The Supreme Court building in Seocho-gu, Seoul (Yonhap)
A letter of apology will have a smaller impact in court, beginning in October this year, according to the Sentencing Commission, an independent agency affiliated with the Supreme Court, Thursday.
An apology letter is a widely used measure in court, through which defendants can show that they are sorry for their offending behavior and fully understand the seriousness of their wrongdoings.
However, while apology letters have been widely regarded as an effective measure to improve defendants‘ chances of getting the best possible result in court on sentence, many have been misusing them. In South Korea, some businesses even make money from operating a database of letters of apology.
The commission’s call came as criticism mounted against courts granting commutations to sex offenders based on letters of apology, which have become more frequent.
According to a 2021 report from Yong Hye-in of the Basic Income Party, more than 70 percent of sex offenders sentenced in 2019 were treated leniently because they submitted letters of apology.
The commission pointed out that the court should take stricter measures to discern whether the letters are sincere or not.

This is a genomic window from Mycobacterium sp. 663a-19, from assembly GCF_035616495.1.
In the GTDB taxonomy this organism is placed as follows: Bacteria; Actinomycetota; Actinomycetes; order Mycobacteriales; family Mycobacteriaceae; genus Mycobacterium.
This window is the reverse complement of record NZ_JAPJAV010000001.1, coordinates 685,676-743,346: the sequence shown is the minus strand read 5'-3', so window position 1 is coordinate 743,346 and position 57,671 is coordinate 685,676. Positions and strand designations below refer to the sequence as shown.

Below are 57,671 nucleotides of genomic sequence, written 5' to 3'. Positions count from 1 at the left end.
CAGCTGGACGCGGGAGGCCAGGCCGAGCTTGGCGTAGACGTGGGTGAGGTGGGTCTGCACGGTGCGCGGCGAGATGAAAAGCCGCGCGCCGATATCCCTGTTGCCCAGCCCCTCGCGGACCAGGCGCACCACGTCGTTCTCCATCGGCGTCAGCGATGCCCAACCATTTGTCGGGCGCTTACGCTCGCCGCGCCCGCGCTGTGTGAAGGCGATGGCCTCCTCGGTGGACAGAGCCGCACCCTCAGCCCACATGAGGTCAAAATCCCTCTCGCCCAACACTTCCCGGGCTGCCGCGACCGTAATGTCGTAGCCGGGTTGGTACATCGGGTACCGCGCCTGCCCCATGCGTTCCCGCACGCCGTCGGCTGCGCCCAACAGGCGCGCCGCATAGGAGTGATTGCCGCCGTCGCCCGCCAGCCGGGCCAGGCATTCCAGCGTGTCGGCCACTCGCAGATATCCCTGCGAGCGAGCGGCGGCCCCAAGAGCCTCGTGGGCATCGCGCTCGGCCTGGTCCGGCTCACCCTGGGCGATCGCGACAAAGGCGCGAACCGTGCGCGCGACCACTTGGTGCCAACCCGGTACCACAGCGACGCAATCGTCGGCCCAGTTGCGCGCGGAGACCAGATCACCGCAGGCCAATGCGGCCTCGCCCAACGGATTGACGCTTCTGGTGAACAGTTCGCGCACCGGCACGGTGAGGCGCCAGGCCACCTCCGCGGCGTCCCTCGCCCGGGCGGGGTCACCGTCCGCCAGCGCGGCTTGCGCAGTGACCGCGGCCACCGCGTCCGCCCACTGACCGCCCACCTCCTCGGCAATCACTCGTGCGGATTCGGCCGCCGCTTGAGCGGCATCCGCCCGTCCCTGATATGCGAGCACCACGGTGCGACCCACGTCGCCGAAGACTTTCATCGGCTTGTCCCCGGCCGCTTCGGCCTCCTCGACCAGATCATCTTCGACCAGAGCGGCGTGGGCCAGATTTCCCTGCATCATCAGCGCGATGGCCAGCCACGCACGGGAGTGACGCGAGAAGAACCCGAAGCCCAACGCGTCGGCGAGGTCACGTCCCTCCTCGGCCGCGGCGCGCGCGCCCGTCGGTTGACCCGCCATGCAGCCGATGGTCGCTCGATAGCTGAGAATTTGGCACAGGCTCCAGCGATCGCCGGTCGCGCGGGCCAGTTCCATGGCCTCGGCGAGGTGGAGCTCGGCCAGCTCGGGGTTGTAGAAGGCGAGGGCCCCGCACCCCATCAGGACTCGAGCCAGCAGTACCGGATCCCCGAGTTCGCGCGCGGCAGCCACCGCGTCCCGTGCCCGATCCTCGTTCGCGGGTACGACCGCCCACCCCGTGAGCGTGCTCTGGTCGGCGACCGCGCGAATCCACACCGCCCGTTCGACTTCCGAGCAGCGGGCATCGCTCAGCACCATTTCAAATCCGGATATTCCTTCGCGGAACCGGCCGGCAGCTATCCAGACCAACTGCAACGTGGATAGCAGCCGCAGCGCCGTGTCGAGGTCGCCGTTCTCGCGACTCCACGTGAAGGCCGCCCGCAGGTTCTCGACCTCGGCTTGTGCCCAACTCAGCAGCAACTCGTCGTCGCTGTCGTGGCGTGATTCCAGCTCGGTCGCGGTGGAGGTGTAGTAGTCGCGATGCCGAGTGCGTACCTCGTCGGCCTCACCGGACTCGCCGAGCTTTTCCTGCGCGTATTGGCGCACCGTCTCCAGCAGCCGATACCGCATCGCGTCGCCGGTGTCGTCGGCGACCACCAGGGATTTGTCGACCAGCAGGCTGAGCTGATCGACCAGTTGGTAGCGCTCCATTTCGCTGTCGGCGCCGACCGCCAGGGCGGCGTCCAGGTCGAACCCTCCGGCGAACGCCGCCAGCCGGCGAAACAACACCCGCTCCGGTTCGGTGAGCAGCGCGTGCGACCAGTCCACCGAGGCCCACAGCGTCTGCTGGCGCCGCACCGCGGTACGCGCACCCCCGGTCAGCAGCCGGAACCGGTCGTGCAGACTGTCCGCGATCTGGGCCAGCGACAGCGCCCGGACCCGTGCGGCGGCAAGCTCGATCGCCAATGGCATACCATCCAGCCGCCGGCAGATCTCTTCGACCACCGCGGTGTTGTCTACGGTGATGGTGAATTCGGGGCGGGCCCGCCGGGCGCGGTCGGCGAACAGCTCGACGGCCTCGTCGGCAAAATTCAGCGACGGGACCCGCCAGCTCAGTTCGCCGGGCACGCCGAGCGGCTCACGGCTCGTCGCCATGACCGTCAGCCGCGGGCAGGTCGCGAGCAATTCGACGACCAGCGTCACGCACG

The commission also said that courts should be careful in taking into account donation records, another method that offenders often use to get better results in court.
Last month, the prosecutor‘s office also announced that they would take stricter measures against those who mislead with donation records and letters of apology.
In the meantime, the commission noted that the court should be cautious about increasing judicial leniency in sentencing sex offenders, particularly in cases with several victims -- like in cases dealing with illegal filming.
The commission suggested that the court should impose stronger penalties on sex offenders in workplaces as well, involving those who use their authority to sexually abuse their subordinates.
By Shim Woo-hyun (firstname.lastname@example.org